Malaysian chef Alvin Fabian Emuang warmly greeted me as I walked through the door of his new restaurant, Truly Asia, at Fisher Mall. This is his second restaurant after the success of his Baguio venture, Chef’s Home.
After exchanging niceties, I started asking questions. He replied: “Eat first, because if you don’t like my food, there’s no need to talk.”
I appreciated his candor and self-confidence.
Opening a restaurant was not part of his plan, said Alvin. Formerly based in Thailand, he first came to the Philippines in 2010 with his Ilocano wife Gina Ulat and their two children Karl and Kyliesha (their youngest, Kristian David, was born in Baguio in 2011) for a vacation.
He wanted to spend more time with his family, rest, explore the possibility of sending his children to school here, and then maybe take on a new assignment.
While in Baguio, Alvin was offered a small space by Gina’s uncle Romeo Apolo and his wife Cion; it was less than 30 sq m beside their sari-sari store along Outlook Drive.
“Uncle Romeo looked at me every day and watched me do nothing,” recalled Alvin. “I was just hanging around… He said, ‘I’ll give you this small place, you cook something.’”
Without knowing who he was going to cook for, Alvin did as he was told.
The eatery with no name started with just Alvin and Gina running it. The first two months were slow. On the third month, things took a turn for the better, thanks to photographer Ompong Tan, who went to see Alvin to order food for a party he was hosting.
When Ompong arrived to pick up the food, he was so impressed at what Alvin came up with that he took photos. Soon his friends started ordering “what Ompong had.”
From its humble turo-turo roots, Alvin’s small space evolved into a real restaurant with an a la carte menu.
It didn’t take long for the hole-in-the-wall that seated 18 people to become a foodie Mecca. Alvin had to give it a name and a signage. He chose to call it Chef’s Home. The restaurant is still in its original location, but has since expanded in floor area.
Eight kinds of achar
A little bit of salt, a little bit of spice, paired with something sweet and sour, is how I like to eat. Which is why the vast display of achar (pickles) at Truly Asia caught my fancy. Here, each
table is served with an achar sampler. Chef Alvin makes more than eight different kinds, each with its own unique flavor, meant to enhance and further whet the appetite. My favorite is the crisp red onion.
Shortly after the chef presented his dishes, I fell in love with his crunchy papaya salad. His rendition was not just made with fresh green papaya, but also with green papaya strips coated in tempura batter, deep-fried, like kakiage. Imagine the crunch, alongside the other traditional Thai green papaya salad components (tomato wedges, long beans, peanuts, dried shrimp) dressed in a perfectly put-together tamarind dressing.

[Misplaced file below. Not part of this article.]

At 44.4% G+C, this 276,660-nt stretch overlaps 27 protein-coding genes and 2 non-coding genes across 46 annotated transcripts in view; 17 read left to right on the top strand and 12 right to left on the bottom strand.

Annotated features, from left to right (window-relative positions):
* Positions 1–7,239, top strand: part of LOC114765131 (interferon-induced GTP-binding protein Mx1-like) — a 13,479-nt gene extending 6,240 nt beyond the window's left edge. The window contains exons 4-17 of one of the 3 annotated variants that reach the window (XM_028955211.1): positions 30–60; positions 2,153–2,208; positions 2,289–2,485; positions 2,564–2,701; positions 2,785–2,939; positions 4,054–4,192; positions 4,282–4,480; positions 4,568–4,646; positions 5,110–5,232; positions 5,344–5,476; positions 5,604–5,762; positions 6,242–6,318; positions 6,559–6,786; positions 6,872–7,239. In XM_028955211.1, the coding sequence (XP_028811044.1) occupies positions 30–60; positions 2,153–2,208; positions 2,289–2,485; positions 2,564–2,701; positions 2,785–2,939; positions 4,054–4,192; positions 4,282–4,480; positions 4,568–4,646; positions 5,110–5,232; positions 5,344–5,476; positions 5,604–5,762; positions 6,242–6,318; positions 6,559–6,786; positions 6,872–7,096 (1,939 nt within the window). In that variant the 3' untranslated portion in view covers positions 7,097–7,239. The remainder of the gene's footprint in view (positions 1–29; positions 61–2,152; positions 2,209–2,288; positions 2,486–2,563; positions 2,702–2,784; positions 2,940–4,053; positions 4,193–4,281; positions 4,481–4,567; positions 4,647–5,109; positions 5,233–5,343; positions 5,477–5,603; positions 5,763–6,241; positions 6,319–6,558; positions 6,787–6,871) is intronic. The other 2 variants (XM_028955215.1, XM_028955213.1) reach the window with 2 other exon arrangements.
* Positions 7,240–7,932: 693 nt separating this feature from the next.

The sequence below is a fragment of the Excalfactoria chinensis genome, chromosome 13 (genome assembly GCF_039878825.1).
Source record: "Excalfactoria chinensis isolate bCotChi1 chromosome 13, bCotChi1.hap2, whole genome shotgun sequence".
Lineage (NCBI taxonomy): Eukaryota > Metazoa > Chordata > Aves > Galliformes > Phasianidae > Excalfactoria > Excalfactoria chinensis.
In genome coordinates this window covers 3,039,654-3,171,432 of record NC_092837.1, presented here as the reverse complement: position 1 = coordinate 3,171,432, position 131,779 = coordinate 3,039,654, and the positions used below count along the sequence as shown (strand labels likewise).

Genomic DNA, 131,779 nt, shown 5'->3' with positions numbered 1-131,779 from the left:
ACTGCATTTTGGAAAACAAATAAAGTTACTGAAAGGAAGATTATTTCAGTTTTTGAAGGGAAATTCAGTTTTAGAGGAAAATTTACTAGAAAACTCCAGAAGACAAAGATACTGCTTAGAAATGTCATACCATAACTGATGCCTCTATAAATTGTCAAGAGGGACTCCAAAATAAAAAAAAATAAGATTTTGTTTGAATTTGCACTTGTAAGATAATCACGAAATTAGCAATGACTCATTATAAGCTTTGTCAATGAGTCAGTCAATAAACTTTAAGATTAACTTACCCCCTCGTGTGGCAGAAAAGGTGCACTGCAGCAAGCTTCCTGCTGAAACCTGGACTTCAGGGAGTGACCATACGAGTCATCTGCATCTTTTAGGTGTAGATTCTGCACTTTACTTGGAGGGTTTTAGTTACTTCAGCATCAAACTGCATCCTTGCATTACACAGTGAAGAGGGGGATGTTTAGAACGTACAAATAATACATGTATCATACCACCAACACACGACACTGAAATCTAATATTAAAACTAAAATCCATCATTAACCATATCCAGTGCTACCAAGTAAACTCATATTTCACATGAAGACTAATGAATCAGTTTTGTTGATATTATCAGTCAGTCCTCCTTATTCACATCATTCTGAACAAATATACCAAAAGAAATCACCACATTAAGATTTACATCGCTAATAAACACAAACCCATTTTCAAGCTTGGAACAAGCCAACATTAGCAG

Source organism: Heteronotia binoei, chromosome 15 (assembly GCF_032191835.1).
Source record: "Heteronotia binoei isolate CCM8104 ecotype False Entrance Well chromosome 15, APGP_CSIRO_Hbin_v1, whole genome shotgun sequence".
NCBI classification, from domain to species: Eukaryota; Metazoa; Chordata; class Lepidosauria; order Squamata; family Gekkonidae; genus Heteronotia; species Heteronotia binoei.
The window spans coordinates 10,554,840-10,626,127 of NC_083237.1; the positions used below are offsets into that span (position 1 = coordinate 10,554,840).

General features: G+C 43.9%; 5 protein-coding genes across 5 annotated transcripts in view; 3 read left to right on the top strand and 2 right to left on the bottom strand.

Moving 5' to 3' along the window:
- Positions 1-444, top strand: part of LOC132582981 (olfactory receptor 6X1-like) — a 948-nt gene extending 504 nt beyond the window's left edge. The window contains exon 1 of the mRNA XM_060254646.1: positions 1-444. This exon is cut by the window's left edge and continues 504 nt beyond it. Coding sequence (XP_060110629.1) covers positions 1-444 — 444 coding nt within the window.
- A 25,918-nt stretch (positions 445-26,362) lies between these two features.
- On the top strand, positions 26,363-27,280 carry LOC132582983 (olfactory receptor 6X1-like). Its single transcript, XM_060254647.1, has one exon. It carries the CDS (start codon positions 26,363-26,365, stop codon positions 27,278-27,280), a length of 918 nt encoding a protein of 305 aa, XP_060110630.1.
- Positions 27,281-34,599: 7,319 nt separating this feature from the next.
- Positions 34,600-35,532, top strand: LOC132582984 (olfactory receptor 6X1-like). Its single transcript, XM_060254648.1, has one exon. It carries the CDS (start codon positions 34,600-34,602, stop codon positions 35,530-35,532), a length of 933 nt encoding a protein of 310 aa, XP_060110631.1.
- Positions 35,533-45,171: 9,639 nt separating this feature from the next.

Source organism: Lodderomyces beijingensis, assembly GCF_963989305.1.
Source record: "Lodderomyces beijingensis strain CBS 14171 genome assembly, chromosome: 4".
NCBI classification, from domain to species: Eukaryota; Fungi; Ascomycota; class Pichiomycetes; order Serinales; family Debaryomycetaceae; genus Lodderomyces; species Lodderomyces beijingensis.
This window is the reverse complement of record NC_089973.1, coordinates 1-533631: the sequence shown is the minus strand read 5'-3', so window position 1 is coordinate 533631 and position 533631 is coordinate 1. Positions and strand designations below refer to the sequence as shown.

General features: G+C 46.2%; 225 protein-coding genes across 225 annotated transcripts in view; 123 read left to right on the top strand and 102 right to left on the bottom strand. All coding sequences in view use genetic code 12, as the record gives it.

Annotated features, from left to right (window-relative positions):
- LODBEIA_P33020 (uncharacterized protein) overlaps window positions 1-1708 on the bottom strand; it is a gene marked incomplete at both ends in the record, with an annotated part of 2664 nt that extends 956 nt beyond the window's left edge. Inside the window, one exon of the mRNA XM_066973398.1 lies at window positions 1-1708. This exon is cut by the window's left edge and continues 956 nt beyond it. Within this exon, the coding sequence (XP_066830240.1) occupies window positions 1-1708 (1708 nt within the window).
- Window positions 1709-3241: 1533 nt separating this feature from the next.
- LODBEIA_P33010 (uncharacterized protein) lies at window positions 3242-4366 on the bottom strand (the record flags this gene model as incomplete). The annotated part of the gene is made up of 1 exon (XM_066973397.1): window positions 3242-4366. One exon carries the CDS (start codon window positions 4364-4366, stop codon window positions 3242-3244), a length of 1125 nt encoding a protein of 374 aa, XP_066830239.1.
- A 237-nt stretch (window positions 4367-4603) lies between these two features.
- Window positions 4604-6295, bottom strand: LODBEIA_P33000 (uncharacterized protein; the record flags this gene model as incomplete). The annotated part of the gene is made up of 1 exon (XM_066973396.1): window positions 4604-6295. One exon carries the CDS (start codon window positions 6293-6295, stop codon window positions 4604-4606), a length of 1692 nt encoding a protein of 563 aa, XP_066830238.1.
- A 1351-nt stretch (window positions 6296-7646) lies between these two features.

The tartness from the tamarind and lime juice was mellowed by the sweetness of the palm sugar, spiked by chilies, and laced with the saltiness of the fish sauce.
The crispy grouper skin salad was delicious, too; fried lapu-lapu skins with iceberg lettuce, wedges of ripe tomatoes, accentuated with cilantro, basil and mint, dressed in lime and fish sauce, with hints of garlic, onions and chilies.
The chef’s pork belly was served with three sauces that were all creatively delicious. The greenish sauce was a combination of chilies, ginger, garlic, fresh lime and chicken oil. The other two were liver-based: one enhanced with garlic, cilantro and lime; and the other with chilies, peanuts and sesame oil.
The squid was to die for, coated in a sauce of buttery salted eggs, with tomatoes, onions and cilantro. Cooked with perfect technique, it melted in the mouth. I have no words to express how tasty it was!
The chef laughingly described his food as “fusion-confusion.” Well, I beg to disagree, for there is nothing confused about Alvin’s creations. His ability to balance different tastes and ingredients—knowing when to add a hint of mint, a twist of lime, a sprig of basil—without making one taste bolder than the other is praiseworthy.
And though his food is “truly Asian” in flavor, it is highly refined and pristine to the finish, considering that the ingredients that go into it are fish sauce, shrimp paste and dried shrimp, to name a few.
His no-shortcut approach, attention to detail, efficient command of the kitchen, and masterful blending of classic Western (he has worked in a chain of five-star hotels) and Asian cooking techniques are what set Alvin and his food apart.
During our short encounter, I learned the secrets to the chef’s success.
The first is his superior stock, which he makes by boiling bones and vegetables for hours, until everything is reduced and highly concentrated. He uses this as a base for his dishes.
The second is knowing who to give credit to, acknowledging that “whatever I have achieved, my skills, our business, even our customers, [they] are all by God’s grace only.”
Fresh papaya salad
Here is his Fresh Papaya Salad recipe:
- 6 pcs fresh garlic cloves
- 3 pcs fresh long beans, cut 1 inch
- 1 pc chili
- 40 g cooked peanuts
- 3 pcs tomato, cut into wedges
- 30 g palm sugar—available at Chef’s Nook (tel. 7245812)
- 90 ml Thai fish sauce
- 30 ml freshly squeezed lime juice
- 150 g shredded raw papaya
- 20 g dried shrimp cilantro sprigs, for garnish cucumber
With a mortar and pestle, pound the garlic, long beans, chili and peanuts.
Add tomatoes, palm sugar, fish sauce, lime juice.
Mix all the pounded ingredients.
Add papaya, dried shrimp and toss to coat the papaya evenly.
Arrange on a plate.
Garnish with fresh cilantro and sliced cucumber.
Truly Asia is at the 3/F, Fisher Mall, Quezon Ave., QC; tel. 3645311.
Chef’s Home is at 13 Outlook Drive corner Romulo Drive, Baguio City; contact 0916-4445756 and 0999-7746624.